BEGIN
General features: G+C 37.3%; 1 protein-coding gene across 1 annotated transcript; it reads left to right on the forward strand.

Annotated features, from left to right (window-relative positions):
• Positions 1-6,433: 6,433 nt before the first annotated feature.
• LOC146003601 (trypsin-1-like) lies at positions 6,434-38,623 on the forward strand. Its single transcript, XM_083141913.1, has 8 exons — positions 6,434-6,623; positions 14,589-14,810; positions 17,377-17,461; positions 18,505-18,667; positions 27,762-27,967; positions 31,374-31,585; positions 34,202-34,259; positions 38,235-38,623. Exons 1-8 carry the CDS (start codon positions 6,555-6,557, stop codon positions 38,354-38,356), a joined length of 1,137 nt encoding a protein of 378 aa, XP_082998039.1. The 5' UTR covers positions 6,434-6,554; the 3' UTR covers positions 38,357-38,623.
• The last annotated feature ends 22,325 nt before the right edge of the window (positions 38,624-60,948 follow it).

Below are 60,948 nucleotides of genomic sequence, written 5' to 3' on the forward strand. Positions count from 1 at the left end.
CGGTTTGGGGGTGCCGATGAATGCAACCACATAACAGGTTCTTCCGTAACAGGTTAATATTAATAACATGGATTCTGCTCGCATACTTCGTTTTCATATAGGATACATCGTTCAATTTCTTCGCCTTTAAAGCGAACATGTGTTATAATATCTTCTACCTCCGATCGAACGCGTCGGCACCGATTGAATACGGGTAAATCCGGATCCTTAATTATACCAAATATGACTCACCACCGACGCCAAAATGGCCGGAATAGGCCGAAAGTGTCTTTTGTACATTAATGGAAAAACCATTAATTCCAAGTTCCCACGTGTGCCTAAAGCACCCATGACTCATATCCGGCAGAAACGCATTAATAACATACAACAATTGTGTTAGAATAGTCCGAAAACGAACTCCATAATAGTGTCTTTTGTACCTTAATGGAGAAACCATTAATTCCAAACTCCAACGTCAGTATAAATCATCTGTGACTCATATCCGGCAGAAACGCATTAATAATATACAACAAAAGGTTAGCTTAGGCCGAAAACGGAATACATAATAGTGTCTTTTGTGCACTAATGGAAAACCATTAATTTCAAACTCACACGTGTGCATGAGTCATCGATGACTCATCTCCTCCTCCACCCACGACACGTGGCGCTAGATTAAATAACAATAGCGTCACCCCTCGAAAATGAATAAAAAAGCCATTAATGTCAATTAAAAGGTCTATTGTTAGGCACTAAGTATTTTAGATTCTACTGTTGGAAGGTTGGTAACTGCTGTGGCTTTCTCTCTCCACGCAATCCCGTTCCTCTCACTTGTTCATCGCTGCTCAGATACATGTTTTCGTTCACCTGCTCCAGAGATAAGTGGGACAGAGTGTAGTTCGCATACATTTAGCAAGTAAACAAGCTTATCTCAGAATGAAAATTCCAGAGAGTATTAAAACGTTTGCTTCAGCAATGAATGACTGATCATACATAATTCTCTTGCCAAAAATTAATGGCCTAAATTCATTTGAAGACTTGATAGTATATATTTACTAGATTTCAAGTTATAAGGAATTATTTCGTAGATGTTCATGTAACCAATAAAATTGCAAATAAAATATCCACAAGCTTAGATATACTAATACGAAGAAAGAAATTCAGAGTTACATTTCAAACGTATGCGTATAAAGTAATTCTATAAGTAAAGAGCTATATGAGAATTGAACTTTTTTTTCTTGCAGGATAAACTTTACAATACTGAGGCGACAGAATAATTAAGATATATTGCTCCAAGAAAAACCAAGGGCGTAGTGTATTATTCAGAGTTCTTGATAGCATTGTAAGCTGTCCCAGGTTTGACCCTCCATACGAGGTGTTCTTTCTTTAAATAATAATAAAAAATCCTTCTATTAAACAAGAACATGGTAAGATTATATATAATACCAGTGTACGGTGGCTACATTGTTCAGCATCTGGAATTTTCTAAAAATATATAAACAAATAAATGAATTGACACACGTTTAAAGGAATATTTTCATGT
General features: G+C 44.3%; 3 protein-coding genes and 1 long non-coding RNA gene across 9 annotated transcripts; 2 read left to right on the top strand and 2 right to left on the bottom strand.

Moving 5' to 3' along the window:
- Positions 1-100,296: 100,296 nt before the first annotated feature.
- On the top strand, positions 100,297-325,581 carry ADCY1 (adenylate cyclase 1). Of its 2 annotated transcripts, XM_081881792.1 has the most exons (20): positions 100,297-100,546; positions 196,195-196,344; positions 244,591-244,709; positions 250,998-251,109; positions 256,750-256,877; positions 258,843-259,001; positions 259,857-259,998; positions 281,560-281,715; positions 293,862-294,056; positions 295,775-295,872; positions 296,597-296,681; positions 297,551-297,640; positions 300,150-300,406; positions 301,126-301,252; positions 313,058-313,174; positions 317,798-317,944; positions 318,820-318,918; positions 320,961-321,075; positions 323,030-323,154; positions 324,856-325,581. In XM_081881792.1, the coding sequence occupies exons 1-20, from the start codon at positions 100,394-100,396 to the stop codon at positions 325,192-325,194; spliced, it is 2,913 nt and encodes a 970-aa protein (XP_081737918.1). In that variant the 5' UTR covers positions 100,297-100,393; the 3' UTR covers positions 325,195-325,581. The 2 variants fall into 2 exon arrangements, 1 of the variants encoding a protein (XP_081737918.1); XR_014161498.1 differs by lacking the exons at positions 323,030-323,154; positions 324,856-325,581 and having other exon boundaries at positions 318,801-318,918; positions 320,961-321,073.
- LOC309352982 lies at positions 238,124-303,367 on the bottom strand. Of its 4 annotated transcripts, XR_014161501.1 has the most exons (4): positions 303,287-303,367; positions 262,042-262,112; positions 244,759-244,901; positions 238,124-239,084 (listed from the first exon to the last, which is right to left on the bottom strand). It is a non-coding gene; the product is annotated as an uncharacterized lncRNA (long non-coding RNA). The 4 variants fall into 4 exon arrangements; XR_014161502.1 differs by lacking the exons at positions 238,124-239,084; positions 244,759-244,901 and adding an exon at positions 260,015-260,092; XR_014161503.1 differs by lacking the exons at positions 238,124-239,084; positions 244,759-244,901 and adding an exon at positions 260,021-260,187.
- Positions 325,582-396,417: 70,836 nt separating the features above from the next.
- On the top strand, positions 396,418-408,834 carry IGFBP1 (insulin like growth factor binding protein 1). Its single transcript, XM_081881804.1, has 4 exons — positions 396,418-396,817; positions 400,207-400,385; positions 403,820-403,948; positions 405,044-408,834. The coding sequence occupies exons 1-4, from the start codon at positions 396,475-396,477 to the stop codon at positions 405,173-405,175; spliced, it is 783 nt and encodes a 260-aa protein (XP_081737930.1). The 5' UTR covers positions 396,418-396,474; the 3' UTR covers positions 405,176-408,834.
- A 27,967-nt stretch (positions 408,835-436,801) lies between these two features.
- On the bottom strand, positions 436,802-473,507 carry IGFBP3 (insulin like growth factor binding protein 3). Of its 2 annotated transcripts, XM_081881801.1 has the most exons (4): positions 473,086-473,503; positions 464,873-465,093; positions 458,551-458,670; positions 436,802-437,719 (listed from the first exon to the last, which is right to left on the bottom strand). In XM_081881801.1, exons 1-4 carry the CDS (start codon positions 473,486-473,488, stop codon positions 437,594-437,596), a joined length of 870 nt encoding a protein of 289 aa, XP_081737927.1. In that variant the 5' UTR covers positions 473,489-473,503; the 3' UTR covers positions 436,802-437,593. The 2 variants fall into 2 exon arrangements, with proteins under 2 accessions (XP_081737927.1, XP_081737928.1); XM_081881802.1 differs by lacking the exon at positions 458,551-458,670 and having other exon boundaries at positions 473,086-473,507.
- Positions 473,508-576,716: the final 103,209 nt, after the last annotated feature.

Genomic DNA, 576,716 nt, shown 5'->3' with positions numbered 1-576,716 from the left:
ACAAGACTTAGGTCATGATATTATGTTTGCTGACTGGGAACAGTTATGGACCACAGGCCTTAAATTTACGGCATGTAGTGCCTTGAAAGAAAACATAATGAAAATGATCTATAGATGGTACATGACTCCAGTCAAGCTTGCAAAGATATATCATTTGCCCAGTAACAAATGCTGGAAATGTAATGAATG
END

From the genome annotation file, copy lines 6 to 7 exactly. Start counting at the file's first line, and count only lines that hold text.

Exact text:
Below are 60,948 nucleotides of genomic sequence, written 5' to 3' on the forward strand. Positions count from 1 at the left end.
CGGTTTGGGGGTGCCGATGAATGCAACCACATAACAGGTTCTTCCGTAACAGGTTAATATTAATAACATGGATTCTGCTCGCATACTTCGTTTTCATATAGGATACATCGTTCAATTTCTTCGCCTTTAAAGCGAACATGTGTTATAATATCTTCTACCTCCGATCGAACGCGTCGGCACCGATTGAATACGGGTAAATCCGGATCCTTAATTATACCAAATATGACTCACCACCGACGCCAAAATGGCCGGAATAGGCCGAAAGTGTCTTTTGTACATTAATGGAAAAACCATTAATTCCAAGTTCCCACGTGTGCCTAAAGCACCCATGACTCATATCCGGCAGAAACGCATTAATAACATACAACAATTGTGTTAGAATAGTCCGAAAACGAACTCCATAATAGTGTCTTTTGTACCTTAATGGAGAAACCATTAATTCCAAACTCCAACGTCAGTATAAATCATCTGTGACTCATATCCGGCAGAAACGCATTAATAATATACAACAAAAGGTTAGCTTAGGCCGAAAACGGAATACATAATAGTGTCTTTTGTGCACTAATGGAAAACCATTAATTTCAAACTCACACGTGTGCATGAGTCATCGATGACTCATCTCCTCCTCCACCCACGACACGTGGCGCTAGATTAAATAACAATAGCGTCACCCCTCGAAAATGAATAAAAAAGCCATTAATGTCAATTAAAAGGTCTATTGTTAGGCACTAAGTATTTTAGATTCTACTGTTGGAAGGTTGGTAACTGCTGTGGCTTTCTCTCTCCACGCAATCCCGTTCCTCTCACTTGTTCATCGCTGCTCAGATACATGTTTTCGTTCACCTGCTCCAGAGATAAGTGGGACAGAGTGTAGTTCGCATACATTTAGCAAGTAAACAAGCTTATCTCAGAATGAAAATTCCAGAGAGTATTAAAACGTTTGCTTCAGCAATGAATGACTGATCATACATAATTCTCTTGCCAAAAATTAATGGCCTAAATTCATTTGAAGACTTGATAGTATATATTTACTAGATTTCAAGTTATAAGGAATTATTTCGTAGATGTTCATGTAACCAATAAAATTGCAAATAAAATATCCACAAGCTTAGATATACTAATACGAAGAAAGAAATTCAGAGTTACATTTCAAACGTATGCGTATAAAGTAATTCTATAAGTAAAGAGCTATATGAGAATTGAACTTTTTTTTCTTGCAGGATAAACTTTACAATACTGAGGCGACAGAATAATTAAGATATATTGCTCCAAGAAAAACCAAGGGCGTAGTGTATTATTCAGAGTTCTTGATAGCATTGTAAGCTGTCCCAGGTTTGACCCTCCATACGAGGTGTTCTTTCTTTAAATAATAATAAAAAATCCTTCTATTAAACAAGAACATGGTAAGATTATATATAATACCAGTGTACGGTGGCTACATTGTTCAGCATCTGGAATTTTCTAAAAATATATAAACAAATAAATGAATTGACACACGTTTAAAGGAATATTTTCATGT